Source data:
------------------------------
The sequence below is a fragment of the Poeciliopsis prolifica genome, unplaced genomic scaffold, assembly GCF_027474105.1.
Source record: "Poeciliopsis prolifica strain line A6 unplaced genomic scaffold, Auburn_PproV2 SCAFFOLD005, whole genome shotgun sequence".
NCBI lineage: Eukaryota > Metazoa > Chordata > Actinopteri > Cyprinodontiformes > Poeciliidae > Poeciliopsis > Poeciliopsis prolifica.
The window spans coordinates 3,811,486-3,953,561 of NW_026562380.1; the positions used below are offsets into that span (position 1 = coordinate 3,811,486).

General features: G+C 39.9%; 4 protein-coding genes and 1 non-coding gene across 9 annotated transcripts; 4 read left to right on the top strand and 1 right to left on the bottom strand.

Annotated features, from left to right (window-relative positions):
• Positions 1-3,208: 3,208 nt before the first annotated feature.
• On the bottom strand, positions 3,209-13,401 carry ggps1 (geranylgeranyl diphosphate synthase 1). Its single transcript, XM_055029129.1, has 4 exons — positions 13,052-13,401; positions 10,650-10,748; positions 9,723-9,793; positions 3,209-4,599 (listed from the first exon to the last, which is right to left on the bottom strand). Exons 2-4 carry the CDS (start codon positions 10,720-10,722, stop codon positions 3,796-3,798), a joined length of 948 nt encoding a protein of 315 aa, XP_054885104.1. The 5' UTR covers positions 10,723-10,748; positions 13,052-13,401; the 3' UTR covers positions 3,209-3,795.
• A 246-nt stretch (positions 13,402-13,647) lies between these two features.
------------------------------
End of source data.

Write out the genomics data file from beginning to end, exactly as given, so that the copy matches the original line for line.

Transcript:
The sequence below is a fragment of the Poeciliopsis prolifica genome, unplaced genomic scaffold, assembly GCF_027474105.1.
Source record: "Poeciliopsis prolifica strain line A6 unplaced genomic scaffold, Auburn_PproV2 SCAFFOLD005, whole genome shotgun sequence".
NCBI lineage: Eukaryota > Metazoa > Chordata > Actinopteri > Cyprinodontiformes > Poeciliidae > Poeciliopsis > Poeciliopsis prolifica.
The window spans coordinates 3,811,486-3,953,561 of NW_026562380.1; the positions used below are offsets into that span (position 1 = coordinate 3,811,486).

General features: G+C 39.9%; 4 protein-coding genes and 1 non-coding gene across 9 annotated transcripts; 4 read left to right on the top strand and 1 right to left on the bottom strand.

Annotated features, from left to right (window-relative positions):
• Positions 1-3,208: 3,208 nt before the first annotated feature.
• On the bottom strand, positions 3,209-13,401 carry ggps1 (geranylgeranyl diphosphate synthase 1). Its single transcript, XM_055029129.1, has 4 exons — positions 13,052-13,401; positions 10,650-10,748; positions 9,723-9,793; positions 3,209-4,599 (listed from the first exon to the last, which is right to left on the bottom strand). Exons 2-4 carry the CDS (start codon positions 10,720-10,722, stop codon positions 3,796-3,798), a joined length of 948 nt encoding a protein of 315 aa, XP_054885104.1. The 5' UTR covers positions 10,723-10,748; positions 13,052-13,401; the 3' UTR covers positions 3,209-3,795.
• A 246-nt stretch (positions 13,402-13,647) lies between these two features.